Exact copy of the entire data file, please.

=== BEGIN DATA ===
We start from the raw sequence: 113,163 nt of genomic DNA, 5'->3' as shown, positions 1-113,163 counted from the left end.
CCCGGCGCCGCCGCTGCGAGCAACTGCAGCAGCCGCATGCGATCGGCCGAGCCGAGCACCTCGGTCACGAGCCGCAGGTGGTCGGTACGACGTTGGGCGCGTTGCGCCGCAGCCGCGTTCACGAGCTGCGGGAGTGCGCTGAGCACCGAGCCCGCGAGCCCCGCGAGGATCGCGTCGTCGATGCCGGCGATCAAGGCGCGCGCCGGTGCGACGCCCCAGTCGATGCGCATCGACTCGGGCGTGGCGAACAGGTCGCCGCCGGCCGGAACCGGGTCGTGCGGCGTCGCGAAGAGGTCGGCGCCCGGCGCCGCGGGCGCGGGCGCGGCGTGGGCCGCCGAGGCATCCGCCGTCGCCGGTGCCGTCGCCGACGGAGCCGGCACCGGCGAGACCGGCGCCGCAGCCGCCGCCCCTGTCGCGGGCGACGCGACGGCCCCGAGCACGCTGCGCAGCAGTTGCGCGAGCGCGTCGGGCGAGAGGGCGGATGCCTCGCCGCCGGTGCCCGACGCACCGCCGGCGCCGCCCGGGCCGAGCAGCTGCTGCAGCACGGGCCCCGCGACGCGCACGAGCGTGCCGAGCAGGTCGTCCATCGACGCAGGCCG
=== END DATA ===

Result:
We start from the raw sequence: 113,163 nt of genomic DNA, 5'->3' as shown, positions 1-113,163 counted from the left end.
CCCGGCGCCGCCGCTGCGAGCAACTGCAGCAGCCGCATGCGATCGGCCGAGCCGAGCACCTCGGTCACGAGCCGCAGGTGGTCGGTACGACGTTGGGCGCGTTGCGCCGCAGCCGCGTTCACGAGCTGCGGGAGTGCGCTGAGCACCGAGCCCGCGAGCCCCGCGAGGATCGCGTCGTCGATGCCGGCGATCAAGGCGCGCGCCGGTGCGACGCCCCAGTCGATGCGCATCGACTCGGGCGTGGCGAACAGGTCGCCGCCGGCCGGAACCGGGTCGTGCGGCGTCGCGAAGAGGTCGGCGCCCGGCGCCGCGGGCGCGGGCGCGGCGTGGGCCGCCGAGGCATCCGCCGTCGCCGGTGCCGTCGCCGACGGAGCCGGCACCGGCGAGACCGGCGCCGCAGCCGCCGCCCCTGTCGCGGGCGACGCGACGGCCCCGAGCACGCTGCGCAGCAGTTGCGCGAGCGCGTCGGGCGAGAGGGCGGATGCCTCGCCGCCGGTGCCCGACGCACCGCCGGCGCCGCCCGGGCCGAGCAGCTGCTGCAGCACGGGCCCCGCGACGCGCACGAGCGTGCCGAGCAGGTCGTCCATCGACGCAGGCCG